“Live like a college student now, so you don’t have to later.” It might seem a little cliché, but this expression offers sensible advice. While you may dream of earning a top salary when you graduate from college, it is important not to spend money as if you have already landed a great paying job.
There are many things you can do while you are in school to help ease the financial burden.
- Be aware of your spending. Keep track of everything running through your checking account and your student account.
- Be smart with your credit cards. Charge only the amount you expect to be able to pay back when your billing statement comes each month. Never let anyone else borrow your card and limit the number of accounts you have to one or two.
- Learn to say “no” to your friends. Chances are, others are also feeling a financial pinch, so, every once in a while, suggest an alternative that requires spending less or no money.
- Avoid overspending on food. If you live on campus, choose the meal plan that is best for your needs. Don’t eat out often if you have meals you can use at the dining hall. If you live off camps, make a trip to the grocery store to stock up before overspending on fast food.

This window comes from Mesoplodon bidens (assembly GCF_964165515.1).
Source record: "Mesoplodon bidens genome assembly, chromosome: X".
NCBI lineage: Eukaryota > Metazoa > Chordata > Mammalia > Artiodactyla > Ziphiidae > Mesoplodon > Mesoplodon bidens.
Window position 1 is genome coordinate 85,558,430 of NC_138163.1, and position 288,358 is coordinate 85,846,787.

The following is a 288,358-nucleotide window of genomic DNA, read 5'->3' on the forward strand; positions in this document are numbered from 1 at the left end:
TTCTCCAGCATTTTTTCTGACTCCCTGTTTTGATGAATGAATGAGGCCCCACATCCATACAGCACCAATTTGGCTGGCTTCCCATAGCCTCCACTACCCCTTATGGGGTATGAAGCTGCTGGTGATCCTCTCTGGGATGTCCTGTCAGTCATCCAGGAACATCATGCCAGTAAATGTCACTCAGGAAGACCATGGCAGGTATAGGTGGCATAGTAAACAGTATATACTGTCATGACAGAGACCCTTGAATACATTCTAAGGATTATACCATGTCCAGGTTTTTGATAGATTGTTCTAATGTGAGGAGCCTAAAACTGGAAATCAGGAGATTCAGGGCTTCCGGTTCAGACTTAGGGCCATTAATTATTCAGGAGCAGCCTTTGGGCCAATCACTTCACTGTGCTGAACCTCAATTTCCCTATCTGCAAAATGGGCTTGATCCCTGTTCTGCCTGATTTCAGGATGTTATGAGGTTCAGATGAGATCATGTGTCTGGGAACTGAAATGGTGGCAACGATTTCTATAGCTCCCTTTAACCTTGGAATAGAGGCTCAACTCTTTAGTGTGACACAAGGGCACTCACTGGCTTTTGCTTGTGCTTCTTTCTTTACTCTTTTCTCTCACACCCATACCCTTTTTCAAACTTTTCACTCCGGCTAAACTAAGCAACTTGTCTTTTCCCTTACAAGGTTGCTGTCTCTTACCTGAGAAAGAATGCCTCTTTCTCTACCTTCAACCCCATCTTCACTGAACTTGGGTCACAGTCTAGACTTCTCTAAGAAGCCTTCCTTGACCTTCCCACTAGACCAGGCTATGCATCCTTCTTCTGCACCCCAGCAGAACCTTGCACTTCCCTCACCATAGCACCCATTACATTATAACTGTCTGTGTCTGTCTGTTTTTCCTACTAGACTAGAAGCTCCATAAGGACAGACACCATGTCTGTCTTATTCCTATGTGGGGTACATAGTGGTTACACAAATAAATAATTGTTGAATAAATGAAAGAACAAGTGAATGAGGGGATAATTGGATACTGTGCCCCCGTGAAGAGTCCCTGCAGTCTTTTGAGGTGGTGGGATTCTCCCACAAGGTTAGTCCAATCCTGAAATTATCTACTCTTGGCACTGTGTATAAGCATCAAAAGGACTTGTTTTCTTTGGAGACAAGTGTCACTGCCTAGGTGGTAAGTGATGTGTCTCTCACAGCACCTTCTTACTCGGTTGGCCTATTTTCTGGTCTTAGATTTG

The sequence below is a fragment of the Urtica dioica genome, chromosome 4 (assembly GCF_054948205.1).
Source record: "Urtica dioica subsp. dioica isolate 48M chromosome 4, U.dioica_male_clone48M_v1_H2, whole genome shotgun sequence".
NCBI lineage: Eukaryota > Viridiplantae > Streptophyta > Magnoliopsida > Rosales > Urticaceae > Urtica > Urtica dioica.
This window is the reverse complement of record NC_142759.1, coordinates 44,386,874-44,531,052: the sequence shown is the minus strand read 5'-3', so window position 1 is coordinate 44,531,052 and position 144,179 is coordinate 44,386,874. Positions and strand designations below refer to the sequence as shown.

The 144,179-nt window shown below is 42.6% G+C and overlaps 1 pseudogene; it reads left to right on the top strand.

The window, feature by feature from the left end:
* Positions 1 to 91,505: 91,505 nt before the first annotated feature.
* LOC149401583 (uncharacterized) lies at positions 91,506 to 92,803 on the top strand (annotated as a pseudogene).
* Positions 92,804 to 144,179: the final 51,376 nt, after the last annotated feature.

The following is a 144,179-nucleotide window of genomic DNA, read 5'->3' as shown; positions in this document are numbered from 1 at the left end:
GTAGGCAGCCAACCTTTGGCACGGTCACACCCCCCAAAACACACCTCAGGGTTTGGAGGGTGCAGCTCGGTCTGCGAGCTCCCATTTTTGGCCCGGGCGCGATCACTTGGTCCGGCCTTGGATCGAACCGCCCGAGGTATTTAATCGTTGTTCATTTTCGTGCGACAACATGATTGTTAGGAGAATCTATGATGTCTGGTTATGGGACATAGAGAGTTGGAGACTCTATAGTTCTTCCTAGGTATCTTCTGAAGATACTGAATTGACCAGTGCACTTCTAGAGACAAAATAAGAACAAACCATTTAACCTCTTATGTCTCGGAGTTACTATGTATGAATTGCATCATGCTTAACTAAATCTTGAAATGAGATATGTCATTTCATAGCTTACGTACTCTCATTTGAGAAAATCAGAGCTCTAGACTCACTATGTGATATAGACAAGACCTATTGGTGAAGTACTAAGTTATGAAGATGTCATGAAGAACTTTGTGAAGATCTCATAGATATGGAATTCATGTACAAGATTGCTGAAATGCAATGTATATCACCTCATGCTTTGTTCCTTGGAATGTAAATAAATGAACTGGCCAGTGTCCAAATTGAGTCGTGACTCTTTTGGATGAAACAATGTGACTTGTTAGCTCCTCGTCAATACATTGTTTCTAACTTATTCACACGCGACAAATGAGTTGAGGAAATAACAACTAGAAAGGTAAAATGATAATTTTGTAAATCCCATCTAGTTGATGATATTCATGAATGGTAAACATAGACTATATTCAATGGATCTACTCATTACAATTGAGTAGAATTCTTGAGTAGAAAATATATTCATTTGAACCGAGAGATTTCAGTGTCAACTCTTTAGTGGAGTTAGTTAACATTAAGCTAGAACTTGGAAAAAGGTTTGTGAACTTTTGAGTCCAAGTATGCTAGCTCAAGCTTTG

- Take advantage of student discounts. You might be surprised at how many places offer a student discount. It never hurts to ask, and it usually involves no more than showing your school ID card.
- Curb your vending machine usage. Spending just a dollar a day at vending machines during a four-year degree program will cost over $1,000 more than purchasing the same volume of snacks from a grocery store.
- Stay away from payday and title loans, check-cashing stores, rent-to-own stores and pawn shops. The instant gratification you may get from using these businesses is sure to be overshadowed by the increased cost you pay for doing business with them.
- Consider all costs related to moving off-campus. Security deposits, utilities, food, cooking supplies, cleaning materials, renter’s insurance, basic household items, and transportation should all factor into the decision and your future budget.
- Talk to your roommates about financial matters. Make sure it is clear upfront what each person’s responsibilities are when it comes to rent, utilities, and food expenses.